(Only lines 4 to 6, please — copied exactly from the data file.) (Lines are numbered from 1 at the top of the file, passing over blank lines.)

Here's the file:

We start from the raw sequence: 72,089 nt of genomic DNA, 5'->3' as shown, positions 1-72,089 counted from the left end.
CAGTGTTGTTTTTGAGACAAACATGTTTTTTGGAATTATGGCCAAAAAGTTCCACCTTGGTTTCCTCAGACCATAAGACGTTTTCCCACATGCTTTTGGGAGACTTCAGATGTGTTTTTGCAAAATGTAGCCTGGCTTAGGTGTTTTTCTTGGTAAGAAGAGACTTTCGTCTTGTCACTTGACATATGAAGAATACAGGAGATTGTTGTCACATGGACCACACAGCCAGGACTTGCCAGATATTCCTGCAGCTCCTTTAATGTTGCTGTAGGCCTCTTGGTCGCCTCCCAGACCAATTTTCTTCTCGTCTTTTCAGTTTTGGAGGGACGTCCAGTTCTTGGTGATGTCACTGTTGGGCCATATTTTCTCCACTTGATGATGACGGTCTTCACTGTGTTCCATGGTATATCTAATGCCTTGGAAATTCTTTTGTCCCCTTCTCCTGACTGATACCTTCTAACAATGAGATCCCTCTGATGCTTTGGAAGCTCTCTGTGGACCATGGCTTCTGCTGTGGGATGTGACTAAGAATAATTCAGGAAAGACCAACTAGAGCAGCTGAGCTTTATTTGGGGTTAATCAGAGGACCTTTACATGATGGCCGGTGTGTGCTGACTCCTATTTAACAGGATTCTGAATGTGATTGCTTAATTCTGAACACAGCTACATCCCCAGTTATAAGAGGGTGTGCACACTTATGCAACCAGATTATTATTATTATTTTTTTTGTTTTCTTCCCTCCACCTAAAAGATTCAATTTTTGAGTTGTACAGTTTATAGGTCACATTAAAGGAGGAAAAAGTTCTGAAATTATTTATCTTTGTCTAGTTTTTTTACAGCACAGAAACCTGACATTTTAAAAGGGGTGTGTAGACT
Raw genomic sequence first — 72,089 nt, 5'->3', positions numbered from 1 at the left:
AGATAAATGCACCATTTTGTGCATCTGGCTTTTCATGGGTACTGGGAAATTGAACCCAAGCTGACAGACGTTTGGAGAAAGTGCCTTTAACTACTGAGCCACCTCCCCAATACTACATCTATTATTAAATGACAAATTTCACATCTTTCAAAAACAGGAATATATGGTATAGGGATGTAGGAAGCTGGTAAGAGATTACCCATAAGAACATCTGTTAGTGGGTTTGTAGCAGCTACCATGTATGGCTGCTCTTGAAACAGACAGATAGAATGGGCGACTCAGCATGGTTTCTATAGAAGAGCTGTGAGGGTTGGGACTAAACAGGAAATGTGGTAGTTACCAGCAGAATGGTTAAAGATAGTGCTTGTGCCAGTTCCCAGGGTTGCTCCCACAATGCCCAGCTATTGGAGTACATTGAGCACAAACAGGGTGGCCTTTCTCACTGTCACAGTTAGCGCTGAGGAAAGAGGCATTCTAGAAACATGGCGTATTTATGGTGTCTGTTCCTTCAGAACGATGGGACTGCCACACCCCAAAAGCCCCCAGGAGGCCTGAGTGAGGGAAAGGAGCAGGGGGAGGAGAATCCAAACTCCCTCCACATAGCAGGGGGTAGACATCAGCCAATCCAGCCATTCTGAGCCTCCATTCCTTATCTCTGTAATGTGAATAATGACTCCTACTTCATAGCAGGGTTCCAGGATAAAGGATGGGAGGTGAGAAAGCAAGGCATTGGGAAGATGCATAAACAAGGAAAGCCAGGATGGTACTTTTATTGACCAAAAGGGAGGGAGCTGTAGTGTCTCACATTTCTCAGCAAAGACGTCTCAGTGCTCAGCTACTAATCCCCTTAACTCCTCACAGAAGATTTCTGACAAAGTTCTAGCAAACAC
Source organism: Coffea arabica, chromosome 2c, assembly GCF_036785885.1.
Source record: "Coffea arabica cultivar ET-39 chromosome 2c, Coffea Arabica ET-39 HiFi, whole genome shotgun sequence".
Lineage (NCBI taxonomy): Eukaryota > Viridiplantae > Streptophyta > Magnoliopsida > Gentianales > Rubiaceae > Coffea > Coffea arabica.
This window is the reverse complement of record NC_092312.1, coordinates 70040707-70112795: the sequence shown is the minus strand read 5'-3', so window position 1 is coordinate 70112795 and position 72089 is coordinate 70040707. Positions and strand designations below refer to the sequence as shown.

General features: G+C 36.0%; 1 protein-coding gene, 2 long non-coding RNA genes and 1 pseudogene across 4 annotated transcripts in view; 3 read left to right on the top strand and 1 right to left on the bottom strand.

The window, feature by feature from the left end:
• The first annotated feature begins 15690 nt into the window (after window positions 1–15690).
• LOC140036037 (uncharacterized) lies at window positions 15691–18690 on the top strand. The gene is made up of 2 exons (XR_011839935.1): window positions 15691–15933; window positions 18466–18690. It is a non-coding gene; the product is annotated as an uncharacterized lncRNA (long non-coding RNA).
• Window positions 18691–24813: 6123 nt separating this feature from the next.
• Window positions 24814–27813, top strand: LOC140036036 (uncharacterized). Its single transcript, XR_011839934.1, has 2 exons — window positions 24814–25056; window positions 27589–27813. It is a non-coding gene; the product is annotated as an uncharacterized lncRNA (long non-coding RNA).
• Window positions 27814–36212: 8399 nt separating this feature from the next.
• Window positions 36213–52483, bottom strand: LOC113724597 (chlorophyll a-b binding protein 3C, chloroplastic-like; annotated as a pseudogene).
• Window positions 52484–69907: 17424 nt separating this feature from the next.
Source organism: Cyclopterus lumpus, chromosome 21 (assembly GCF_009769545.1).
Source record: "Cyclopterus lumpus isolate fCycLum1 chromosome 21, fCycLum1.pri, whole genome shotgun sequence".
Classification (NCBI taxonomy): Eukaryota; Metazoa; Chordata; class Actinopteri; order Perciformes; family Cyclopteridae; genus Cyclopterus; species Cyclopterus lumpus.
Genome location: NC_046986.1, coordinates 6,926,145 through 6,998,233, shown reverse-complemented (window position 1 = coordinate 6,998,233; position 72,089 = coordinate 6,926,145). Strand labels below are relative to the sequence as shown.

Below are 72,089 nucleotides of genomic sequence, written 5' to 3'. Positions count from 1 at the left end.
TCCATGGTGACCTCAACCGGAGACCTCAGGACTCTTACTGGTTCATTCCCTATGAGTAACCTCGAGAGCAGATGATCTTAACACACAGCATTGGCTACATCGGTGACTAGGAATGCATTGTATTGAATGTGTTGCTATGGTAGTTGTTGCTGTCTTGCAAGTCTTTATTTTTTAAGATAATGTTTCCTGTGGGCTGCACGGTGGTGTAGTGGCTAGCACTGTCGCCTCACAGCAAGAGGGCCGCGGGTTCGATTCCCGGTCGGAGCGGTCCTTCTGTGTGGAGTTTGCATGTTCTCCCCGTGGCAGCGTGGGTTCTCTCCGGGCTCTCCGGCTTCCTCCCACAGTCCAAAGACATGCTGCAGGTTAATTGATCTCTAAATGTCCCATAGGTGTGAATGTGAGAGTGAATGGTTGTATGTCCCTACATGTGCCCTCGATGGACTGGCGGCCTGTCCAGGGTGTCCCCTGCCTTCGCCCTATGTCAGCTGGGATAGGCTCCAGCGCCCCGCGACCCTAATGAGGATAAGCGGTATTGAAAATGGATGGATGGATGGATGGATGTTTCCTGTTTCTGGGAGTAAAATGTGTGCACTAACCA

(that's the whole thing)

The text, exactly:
AGATAAATGCACCATTTTGTGCATCTGGCTTTTCATGGGTACTGGGAAATTGAACCCAAGCTGACAGACGTTTGGAGAAAGTGCCTTTAACTACTGAGCCACCTCCCCAATACTACATCTATTATTAAATGACAAATTTCACATCTTTCAAAAACAGGAATATATGGTATAGGGATGTAGGAAGCTGGTAAGAGATTACCCATAAGAACATCTGTTAGTGGGTTTGTAGCAGCTACCATGTATGGCTGCTCTTGAAACAGACAGATAGAATGGGCGACTCAGCATGGTTTCTATAGAAGAGCTGTGAGGGTTGGGACTAAACAGGAAATGTGGTAGTTACCAGCAGAATGGTTAAAGATAGTGCTTGTGCCAGTTCCCAGGGTTGCTCCCACAATGCCCAGCTATTGGAGTACATTGAGCACAAACAGGGTGGCCTTTCTCACTGTCACAGTTAGCGCTGAGGAAAGAGGCATTCTAGAAACATGGCGTATTTATGGTGTCTGTTCCTTCAGAACGATGGGACTGCCACACCCCAAAAGCCCCCAGGAGGCCTGAGTGAGGGAAAGGAGCAGGGGGAGGAGAATCCAAACTCCCTCCACATAGCAGGGGGTAGACATCAGCCAATCCAGCCATTCTGAGCCTCCATTCCTTATCTCTGTAATGTGAATAATGACTCCTACTTCATAGCAGGGTTCCAGGATAAAGGATGGGAGGTGAGAAAGCAAGGCATTGGGAAGATGCATAAACAAGGAAAGCCAGGATGGTACTTTTATTGACCAAAAGGGAGGGAGCTGTAGTGTCTCACATTTCTCAGCAAAGACGTCTCAGTGCTCAGCTACTAATCCCCTTAACTCCTCACAGAAGATTTCTGACAAAGTTCTAGCAAACAC
Source organism: Coffea arabica, chromosome 2c, assembly GCF_036785885.1.
Source record: "Coffea arabica cultivar ET-39 chromosome 2c, Coffea Arabica ET-39 HiFi, whole genome shotgun sequence".